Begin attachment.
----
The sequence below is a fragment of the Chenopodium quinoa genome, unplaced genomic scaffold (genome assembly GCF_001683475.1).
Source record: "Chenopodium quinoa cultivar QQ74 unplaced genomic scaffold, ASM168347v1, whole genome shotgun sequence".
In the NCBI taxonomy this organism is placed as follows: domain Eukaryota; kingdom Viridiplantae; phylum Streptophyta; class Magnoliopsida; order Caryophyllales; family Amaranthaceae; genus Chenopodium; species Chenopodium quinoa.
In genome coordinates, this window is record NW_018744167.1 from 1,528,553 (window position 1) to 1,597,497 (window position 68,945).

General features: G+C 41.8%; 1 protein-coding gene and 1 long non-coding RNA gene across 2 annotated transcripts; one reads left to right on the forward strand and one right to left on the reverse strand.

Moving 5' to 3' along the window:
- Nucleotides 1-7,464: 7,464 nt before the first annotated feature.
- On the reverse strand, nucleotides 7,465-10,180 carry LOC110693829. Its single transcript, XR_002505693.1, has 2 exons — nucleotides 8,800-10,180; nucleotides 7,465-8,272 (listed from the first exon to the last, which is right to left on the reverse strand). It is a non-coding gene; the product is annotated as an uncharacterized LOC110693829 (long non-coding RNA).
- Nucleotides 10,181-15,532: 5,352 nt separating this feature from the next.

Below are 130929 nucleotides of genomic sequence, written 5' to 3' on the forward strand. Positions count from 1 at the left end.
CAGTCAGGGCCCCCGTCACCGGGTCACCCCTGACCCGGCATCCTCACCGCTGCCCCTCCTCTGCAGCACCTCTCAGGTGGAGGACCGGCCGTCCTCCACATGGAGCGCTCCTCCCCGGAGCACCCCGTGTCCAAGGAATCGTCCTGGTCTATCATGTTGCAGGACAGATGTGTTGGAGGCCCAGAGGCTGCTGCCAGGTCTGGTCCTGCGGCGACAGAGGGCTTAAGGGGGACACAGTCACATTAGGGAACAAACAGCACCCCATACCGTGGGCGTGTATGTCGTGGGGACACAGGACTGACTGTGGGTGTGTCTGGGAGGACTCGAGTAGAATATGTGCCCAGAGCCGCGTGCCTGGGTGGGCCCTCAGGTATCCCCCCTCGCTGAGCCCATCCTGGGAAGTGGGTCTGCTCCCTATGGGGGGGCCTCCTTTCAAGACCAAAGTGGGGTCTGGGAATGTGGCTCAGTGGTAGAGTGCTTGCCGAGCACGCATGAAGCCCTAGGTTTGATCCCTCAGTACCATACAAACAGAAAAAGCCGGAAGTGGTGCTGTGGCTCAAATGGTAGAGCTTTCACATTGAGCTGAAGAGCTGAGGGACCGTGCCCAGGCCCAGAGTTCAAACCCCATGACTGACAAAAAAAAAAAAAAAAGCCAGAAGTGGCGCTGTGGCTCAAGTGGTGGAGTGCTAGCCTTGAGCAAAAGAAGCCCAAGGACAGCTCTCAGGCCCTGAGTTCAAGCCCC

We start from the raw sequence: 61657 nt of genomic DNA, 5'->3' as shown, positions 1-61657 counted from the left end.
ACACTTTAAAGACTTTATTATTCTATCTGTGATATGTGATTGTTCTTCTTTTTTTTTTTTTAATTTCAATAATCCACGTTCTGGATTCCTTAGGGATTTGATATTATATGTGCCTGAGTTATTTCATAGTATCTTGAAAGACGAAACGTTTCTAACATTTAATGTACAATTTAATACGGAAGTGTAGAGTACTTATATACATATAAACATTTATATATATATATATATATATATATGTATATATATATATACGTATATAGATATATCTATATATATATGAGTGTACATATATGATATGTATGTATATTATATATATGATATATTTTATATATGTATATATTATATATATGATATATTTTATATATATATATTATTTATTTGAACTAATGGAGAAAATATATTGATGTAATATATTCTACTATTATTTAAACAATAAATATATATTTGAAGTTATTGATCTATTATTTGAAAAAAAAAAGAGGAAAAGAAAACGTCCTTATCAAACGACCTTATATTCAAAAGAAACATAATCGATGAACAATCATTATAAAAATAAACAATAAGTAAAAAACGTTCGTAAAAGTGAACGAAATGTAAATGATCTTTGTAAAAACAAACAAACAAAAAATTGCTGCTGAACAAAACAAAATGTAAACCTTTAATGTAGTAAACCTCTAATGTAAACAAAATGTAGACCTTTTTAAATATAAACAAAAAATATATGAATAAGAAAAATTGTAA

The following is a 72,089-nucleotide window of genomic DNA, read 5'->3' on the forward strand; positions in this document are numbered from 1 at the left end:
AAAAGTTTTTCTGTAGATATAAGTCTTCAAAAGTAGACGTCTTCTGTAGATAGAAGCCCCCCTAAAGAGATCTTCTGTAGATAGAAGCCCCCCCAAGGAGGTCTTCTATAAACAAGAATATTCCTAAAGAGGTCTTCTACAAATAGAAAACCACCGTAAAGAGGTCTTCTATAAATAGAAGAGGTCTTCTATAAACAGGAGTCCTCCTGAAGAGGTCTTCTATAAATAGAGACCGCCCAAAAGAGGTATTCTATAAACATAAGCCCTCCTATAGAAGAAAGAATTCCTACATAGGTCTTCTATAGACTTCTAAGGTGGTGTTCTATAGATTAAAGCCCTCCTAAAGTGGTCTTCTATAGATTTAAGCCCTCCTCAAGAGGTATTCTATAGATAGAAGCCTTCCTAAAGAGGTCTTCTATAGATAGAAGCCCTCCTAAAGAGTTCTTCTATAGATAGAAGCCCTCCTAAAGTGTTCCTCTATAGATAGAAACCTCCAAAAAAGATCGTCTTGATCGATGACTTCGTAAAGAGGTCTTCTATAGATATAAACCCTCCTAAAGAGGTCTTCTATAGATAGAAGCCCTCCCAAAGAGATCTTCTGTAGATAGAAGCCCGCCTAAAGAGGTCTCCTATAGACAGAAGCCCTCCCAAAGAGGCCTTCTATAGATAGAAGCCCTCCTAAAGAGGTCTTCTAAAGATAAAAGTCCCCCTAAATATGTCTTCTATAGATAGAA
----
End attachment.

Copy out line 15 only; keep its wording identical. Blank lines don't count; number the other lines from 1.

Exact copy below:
AAAAGTTTTTCTGTAGATATAAGTCTTCAAAAGTAGACGTCTTCTGTAGATAGAAGCCCCCCTAAAGAGATCTTCTGTAGATAGAAGCCCCCCCAAGGAGGTCTTCTATAAACAAGAATATTCCTAAAGAGGTCTTCTACAAATAGAAAACCACCGTAAAGAGGTCTTCTATAAATAGAAGAGGTCTTCTATAAACAGGAGTCCTCCTGAAGAGGTCTTCTATAAATAGAGACCGCCCAAAAGAGGTATTCTATAAACATAAGCCCTCCTATAGAAGAAAGAATTCCTACATAGGTCTTCTATAGACTTCTAAGGTGGTGTTCTATAGATTAAAGCCCTCCTAAAGTGGTCTTCTATAGATTTAAGCCCTCCTCAAGAGGTATTCTATAGATAGAAGCCTTCCTAAAGAGGTCTTCTATAGATAGAAGCCCTCCTAAAGAGTTCTTCTATAGATAGAAGCCCTCCTAAAGTGTTCCTCTATAGATAGAAACCTCCAAAAAAGATCGTCTTGATCGATGACTTCGTAAAGAGGTCTTCTATAGATATAAACCCTCCTAAAGAGGTCTTCTATAGATAGAAGCCCTCCCAAAGAGATCTTCTGTAGATAGAAGCCCGCCTAAAGAGGTCTCCTATAGACAGAAGCCCTCCCAAAGAGGCCTTCTATAGATAGAAGCCCTCCTAAAGAGGTCTTCTAAAGATAAAAGTCCCCCTAAATATGTCTTCTATAGATAGAA